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Gluten-Free Sourdough Starter
by Tara Barker
Originally Published in Issue 12::BREAD
There seem to be as many methods and “recipes” for getting a sourdough starter going as there are bread recipes to use it in, and all with varying degrees of strictness. With so many differing opinions and techniques, part of the fun of sourdough is finding a method that works for you.
With that said, here is the method I used to create my starter, and the way I feed it now. Thankfully, cultivating and maintaining a gluten-free sourdough starter isn’t much different than keeping a wheat- or rye-based one, outside of the obvious use of gluten-free flour, so if you’re the adventurous type, feel free to experiment with other techniques, too.
I had decided to create a brown rice starter, going off the assumption that a less-processed grain would have more naturally-occurring yeast cells present on it than a more processed one, like white rice flour, would. Stanley (the name of my starter!) is a 100% hydration starter, meaning that with each feeding, I feed it equal parts (by weight) of flour and water. While I don’t go out of my way to get truly “special” water for Stanley, I do use bottled water for each feeding; I’m wary of the chlorination of our municipal water, and what it might do to all the beneficial bacteria I’m trying to encourage to grow and thrive in my starter. I did “cheat” a tiny bit when I first made my starter, adding a tablespoon of plain yogurt to my flour/water mix. I was not 100% confident in brown rice flour’s ability to not go rancid before my starter acidified enough to keep any bad bacteria in check, so the addition of yogurt gave me some peace of mind. I knew that the lactic acid bacteria in the yogurt (cousins to the Lactobacillus bacteria that would eventually take hold in the starter) would be active from the start and keep any bad bacteria at bay until my fledgling yeast and lactobacilli colonies fully established themselves. That was the only time I ever added anything but flour and water to Stanley.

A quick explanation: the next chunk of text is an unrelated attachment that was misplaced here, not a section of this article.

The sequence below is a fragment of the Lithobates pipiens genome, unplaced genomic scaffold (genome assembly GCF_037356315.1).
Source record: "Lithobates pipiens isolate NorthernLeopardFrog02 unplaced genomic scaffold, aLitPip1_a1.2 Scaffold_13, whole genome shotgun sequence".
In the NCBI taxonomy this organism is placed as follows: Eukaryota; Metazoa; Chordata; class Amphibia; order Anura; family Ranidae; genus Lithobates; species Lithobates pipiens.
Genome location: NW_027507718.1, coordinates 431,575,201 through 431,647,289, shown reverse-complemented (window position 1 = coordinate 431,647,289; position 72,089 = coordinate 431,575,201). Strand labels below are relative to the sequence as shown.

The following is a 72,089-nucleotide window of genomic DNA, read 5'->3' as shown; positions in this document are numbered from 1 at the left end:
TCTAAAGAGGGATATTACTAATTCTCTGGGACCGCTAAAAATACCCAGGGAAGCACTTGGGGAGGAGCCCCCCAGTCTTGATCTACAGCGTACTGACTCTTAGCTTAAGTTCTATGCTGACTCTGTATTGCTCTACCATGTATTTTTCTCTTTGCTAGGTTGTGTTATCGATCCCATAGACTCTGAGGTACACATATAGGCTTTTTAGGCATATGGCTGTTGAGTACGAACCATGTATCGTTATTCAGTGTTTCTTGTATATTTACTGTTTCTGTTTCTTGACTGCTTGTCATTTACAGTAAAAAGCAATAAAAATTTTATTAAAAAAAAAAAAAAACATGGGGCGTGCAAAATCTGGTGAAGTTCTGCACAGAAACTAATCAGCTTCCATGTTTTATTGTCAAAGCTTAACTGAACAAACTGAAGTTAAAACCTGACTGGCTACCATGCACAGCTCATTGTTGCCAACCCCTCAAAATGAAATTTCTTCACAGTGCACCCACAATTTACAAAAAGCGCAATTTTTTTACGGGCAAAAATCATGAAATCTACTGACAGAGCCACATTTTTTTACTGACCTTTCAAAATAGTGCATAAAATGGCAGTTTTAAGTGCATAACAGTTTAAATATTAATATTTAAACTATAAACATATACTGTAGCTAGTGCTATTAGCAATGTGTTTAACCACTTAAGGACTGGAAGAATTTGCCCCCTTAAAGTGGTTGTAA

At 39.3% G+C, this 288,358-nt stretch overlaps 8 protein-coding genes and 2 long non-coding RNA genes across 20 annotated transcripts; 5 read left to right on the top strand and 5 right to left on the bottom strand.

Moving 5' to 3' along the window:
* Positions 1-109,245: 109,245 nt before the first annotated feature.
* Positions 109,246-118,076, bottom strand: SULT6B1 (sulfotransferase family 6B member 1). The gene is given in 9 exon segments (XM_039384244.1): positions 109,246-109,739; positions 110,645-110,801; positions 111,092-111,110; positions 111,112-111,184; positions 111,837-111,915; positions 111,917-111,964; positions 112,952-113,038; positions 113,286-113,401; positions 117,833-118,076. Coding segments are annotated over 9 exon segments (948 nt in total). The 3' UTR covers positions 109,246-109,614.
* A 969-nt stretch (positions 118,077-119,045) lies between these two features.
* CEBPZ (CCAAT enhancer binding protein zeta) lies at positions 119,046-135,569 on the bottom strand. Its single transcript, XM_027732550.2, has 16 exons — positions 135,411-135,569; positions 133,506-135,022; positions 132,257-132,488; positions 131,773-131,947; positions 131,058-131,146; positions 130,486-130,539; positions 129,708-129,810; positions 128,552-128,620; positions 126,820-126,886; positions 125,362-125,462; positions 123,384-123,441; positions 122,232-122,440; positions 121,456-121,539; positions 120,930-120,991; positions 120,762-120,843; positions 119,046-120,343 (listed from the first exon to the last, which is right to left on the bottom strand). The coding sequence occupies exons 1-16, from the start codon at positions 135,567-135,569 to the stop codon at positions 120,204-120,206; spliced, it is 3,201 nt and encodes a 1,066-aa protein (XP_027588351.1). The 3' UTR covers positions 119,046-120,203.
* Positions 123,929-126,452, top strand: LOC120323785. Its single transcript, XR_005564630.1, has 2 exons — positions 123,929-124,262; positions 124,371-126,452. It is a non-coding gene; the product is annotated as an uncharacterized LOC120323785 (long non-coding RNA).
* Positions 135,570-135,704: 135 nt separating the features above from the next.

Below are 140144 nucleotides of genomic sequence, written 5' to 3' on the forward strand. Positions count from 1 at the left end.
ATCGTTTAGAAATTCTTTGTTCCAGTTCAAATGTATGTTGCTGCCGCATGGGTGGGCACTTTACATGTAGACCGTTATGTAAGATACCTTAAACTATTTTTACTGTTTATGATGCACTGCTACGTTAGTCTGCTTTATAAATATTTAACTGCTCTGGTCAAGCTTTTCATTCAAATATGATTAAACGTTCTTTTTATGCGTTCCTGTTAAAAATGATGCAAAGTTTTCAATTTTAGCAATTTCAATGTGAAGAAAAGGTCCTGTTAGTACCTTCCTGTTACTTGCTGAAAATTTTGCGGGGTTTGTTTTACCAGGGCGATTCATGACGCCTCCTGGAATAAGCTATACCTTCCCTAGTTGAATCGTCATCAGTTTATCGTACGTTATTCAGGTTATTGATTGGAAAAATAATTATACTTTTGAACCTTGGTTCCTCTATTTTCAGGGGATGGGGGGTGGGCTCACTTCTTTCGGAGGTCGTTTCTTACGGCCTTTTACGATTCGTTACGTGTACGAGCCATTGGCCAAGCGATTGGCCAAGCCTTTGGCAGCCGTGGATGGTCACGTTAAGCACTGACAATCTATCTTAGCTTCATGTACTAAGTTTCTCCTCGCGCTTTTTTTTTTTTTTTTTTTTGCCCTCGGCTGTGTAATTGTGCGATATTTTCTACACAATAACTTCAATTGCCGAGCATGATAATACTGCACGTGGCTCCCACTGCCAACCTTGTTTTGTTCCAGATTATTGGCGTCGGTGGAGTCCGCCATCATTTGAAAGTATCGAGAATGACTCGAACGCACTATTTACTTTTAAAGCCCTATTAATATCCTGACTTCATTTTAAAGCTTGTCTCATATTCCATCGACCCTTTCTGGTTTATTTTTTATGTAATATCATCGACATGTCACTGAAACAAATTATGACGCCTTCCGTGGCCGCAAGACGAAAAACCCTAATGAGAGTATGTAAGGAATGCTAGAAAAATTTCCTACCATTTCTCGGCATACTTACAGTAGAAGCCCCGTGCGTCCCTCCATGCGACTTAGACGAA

I like to keep my starter in a glass (not metal!) jar, with a lid that seals, so that I can clearly see what’s going on inside of it. This also benefits the feeding process: when I add water to the starter, rather than stirring it in, I just screw the lid onto the jar and shake it up until the old starter is fully blended with the water. This technique is believed to introduce oxygen to the mixture, which assists with yeast growth. And finally, depending on how much starter I need for my planned baking, I’ll often also feed the portion of Stanley that I’ve removed from the jar. This way, in four to six hours I’ve got plenty of peak starter, in case I want to make a batch of bagels, and pizza dough and a loaf of bread.
Making the Starter
large glass jar with lid
non-chlorinated warm water
brown rice flour
lowfat plain yogurt
- In a large glass jar, combine 100 grams non-chlorinated warm water, 100 grams brown rice flour, and 1 tablespoon lowfat plain yogurt. Stir with a wooden spoon until blended. Cover with a lint-free towel and place in a warm, out-of-the-way spot on the kitchen counter.
- After 24 hours, stir the starter with a wooden spoon. It should be slightly fluffier in texture, and be starting to have a pleasant aroma. Add 100 grams non-chlorinated warm water, screw the lid on tightly and shake the mixture until thoroughly blended. Remove the lid and vigorously stir in 100 grams brown rice flour. The mixture will be very thick. Cover it with the towel and place it back in its “spot” on the counter.
- After 12 hours, the mixture should begin to look puffy and appear to have grown a bit; it should also begin to have a distinctly yeasty scent. Stir it with a wooden spoon, add 50 grams non-chlorinated water, screw the lid on tightly, and shake until blended. Remove the lid and vigorously stir in 50 grams brown rice flour. Cover the jar with the towel, return it to its spot.